And the island is still being formed; when lava hits the water, it creates more of the island. It also creates lave haze, or laze, which is something you shouldn’t breathe in. So we didn’t get too close.

But thanks to our skilled helicopter pilot, Josh, we were able to dive into deep valleys and get up close to wild vegetation or land in remote areas that were otherwise inaccessible. We dove into this area and made a stop to get a closer look at this waterfall, and it was spectacular.

Heading back out, we got a glimpse of the lava spewing from the Kilauea volcano, before circling back home.

As we did, an enormous rainbow arced before us, with the “pot of gold,” so to speak, at the end of the rainbow, i.e.; another beautiful coastline. Hawaii is truly a beautiful place and that lava makes parts of it uninhabitable, so there are wide stretches of craggy areas where the ocean meets the waves, with nothing in between the two.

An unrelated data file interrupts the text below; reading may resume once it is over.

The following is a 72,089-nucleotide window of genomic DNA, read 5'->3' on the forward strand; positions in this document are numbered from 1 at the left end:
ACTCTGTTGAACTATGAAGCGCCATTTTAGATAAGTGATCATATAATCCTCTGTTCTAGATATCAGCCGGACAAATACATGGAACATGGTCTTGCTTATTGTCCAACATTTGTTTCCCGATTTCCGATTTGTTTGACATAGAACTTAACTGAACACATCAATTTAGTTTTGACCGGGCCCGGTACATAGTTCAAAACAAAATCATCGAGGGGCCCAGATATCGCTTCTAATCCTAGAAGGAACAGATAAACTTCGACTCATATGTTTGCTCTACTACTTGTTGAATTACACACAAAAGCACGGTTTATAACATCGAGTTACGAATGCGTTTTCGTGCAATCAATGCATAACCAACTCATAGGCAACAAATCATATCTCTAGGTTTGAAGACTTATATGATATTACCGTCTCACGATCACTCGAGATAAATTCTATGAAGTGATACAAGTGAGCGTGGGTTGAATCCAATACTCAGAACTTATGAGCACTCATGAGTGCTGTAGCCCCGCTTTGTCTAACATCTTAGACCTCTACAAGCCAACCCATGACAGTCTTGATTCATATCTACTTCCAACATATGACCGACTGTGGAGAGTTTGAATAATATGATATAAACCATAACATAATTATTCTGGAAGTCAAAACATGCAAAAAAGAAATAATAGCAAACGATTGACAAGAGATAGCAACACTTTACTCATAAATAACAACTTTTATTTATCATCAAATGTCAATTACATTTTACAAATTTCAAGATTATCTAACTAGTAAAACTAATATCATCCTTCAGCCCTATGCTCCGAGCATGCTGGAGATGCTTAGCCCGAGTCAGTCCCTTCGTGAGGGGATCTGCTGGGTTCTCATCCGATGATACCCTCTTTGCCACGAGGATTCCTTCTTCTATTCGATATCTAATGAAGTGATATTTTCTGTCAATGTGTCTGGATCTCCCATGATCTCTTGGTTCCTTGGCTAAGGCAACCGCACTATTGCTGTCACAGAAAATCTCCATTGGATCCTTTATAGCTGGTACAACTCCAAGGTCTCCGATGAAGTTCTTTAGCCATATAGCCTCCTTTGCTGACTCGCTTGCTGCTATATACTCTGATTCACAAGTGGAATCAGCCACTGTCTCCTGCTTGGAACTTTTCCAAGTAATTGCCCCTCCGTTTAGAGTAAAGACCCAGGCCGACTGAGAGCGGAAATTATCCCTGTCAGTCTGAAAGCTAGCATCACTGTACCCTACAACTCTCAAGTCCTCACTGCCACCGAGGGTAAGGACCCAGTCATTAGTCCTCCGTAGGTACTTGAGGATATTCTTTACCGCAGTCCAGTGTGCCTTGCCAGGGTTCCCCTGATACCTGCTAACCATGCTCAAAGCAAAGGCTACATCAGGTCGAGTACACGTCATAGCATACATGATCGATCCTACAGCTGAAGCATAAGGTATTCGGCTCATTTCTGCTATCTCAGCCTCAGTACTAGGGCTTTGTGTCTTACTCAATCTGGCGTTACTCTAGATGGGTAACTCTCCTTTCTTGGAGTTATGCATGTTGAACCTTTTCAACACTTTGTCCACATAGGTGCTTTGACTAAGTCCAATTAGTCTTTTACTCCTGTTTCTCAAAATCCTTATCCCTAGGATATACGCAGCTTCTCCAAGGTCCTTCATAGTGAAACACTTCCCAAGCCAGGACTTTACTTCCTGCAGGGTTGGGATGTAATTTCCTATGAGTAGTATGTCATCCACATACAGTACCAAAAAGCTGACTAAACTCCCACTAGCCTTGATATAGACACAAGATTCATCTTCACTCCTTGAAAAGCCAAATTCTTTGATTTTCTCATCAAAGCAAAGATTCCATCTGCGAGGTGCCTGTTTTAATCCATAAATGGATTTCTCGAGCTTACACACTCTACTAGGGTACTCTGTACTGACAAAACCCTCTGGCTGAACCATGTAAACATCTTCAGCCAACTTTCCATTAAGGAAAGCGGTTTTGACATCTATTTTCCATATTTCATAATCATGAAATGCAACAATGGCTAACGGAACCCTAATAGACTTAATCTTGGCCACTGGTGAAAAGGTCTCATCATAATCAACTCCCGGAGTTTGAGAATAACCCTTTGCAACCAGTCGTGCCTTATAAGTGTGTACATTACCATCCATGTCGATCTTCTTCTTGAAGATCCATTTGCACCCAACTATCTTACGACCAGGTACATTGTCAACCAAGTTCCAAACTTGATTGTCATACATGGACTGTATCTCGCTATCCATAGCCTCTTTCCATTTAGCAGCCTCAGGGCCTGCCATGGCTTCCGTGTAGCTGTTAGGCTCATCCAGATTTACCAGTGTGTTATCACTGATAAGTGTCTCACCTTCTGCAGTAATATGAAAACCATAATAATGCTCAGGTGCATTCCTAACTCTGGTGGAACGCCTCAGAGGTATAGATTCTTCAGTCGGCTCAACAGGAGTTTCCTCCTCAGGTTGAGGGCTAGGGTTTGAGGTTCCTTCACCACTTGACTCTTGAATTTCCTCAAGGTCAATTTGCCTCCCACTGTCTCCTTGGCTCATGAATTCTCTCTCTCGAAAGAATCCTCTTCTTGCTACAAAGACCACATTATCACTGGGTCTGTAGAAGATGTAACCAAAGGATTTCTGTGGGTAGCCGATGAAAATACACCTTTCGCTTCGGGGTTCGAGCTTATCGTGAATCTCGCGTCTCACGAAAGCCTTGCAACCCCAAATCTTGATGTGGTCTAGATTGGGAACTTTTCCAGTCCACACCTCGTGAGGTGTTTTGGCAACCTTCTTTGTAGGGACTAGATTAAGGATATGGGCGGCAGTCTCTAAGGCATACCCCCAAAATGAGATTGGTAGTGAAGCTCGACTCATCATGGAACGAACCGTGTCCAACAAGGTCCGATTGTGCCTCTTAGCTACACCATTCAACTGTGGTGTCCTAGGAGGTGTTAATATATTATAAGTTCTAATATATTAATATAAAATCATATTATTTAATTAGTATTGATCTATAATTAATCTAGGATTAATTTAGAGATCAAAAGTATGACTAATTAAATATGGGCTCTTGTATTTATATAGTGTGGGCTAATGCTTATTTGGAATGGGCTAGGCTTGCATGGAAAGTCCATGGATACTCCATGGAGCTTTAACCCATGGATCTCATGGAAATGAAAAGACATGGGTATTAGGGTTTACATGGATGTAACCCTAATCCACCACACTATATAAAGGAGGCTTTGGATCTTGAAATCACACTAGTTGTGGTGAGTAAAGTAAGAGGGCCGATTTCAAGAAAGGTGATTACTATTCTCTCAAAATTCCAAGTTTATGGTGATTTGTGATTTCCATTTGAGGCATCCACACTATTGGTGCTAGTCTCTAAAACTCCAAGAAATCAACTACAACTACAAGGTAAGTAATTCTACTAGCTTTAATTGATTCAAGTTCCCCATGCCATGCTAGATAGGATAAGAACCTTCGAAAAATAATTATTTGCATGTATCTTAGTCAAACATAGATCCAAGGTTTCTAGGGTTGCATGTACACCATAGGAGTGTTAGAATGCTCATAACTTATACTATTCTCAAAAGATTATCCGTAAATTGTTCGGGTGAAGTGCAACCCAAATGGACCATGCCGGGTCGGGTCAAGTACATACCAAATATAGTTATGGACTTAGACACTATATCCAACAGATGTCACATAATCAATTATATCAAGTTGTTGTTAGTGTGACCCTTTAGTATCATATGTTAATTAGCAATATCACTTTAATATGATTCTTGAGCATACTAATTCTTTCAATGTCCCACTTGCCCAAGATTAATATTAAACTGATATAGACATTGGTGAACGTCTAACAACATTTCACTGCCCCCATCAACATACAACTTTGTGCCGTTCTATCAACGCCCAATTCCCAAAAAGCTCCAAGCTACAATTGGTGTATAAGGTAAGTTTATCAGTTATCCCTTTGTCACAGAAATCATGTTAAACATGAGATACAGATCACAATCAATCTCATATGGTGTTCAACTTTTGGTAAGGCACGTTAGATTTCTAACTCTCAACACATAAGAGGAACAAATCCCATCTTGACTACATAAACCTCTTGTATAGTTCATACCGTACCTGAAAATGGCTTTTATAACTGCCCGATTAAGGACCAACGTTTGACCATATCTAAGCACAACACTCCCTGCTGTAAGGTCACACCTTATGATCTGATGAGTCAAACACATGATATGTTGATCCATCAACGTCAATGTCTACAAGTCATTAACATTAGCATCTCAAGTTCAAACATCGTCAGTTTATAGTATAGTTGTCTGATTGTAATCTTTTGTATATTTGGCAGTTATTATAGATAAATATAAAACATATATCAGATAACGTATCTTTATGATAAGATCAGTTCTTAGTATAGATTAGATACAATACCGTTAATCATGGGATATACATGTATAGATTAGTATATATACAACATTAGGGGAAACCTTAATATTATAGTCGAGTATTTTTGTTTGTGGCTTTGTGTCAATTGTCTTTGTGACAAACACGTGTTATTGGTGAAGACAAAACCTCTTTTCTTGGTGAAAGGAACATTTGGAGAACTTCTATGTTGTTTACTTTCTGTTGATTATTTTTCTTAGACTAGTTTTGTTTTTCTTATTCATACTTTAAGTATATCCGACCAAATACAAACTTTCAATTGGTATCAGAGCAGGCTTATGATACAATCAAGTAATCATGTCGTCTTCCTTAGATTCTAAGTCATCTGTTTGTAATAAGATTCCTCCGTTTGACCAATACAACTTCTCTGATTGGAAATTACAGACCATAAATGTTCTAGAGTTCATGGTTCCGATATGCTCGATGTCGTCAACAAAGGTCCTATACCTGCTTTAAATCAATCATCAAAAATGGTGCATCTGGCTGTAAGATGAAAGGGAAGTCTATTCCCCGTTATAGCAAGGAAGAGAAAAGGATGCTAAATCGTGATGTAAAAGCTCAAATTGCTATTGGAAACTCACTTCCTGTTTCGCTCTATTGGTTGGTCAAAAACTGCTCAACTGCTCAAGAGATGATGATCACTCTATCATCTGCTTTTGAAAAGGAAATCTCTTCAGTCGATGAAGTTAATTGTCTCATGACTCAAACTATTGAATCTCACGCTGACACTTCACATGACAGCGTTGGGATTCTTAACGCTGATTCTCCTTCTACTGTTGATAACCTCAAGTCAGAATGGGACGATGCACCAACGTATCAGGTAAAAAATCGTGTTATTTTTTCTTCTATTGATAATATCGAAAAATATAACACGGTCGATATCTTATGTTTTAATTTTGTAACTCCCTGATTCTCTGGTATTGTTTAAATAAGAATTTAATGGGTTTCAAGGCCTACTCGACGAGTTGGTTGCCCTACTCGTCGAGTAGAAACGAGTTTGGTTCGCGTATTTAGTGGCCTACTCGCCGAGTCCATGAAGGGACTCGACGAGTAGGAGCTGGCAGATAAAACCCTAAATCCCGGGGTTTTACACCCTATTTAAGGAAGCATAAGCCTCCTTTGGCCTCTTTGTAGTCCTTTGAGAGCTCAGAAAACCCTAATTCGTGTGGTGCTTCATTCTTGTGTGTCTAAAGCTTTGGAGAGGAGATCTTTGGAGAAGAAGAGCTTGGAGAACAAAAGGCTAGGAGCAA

Visitors to Hawaii are also spoiled with a bounty of fish and fruits, although the Big Island is also famous for its beef as well. I tasted a local distillation called Okolehao, made from the roots of a ti plant, which the server described as “like moonshine.” It was pretty strong and I was the only one at the table able to handle it. But I think living in France, I’m used to eau-de-vie, and this wasn’t much different, although it was slightly sweet.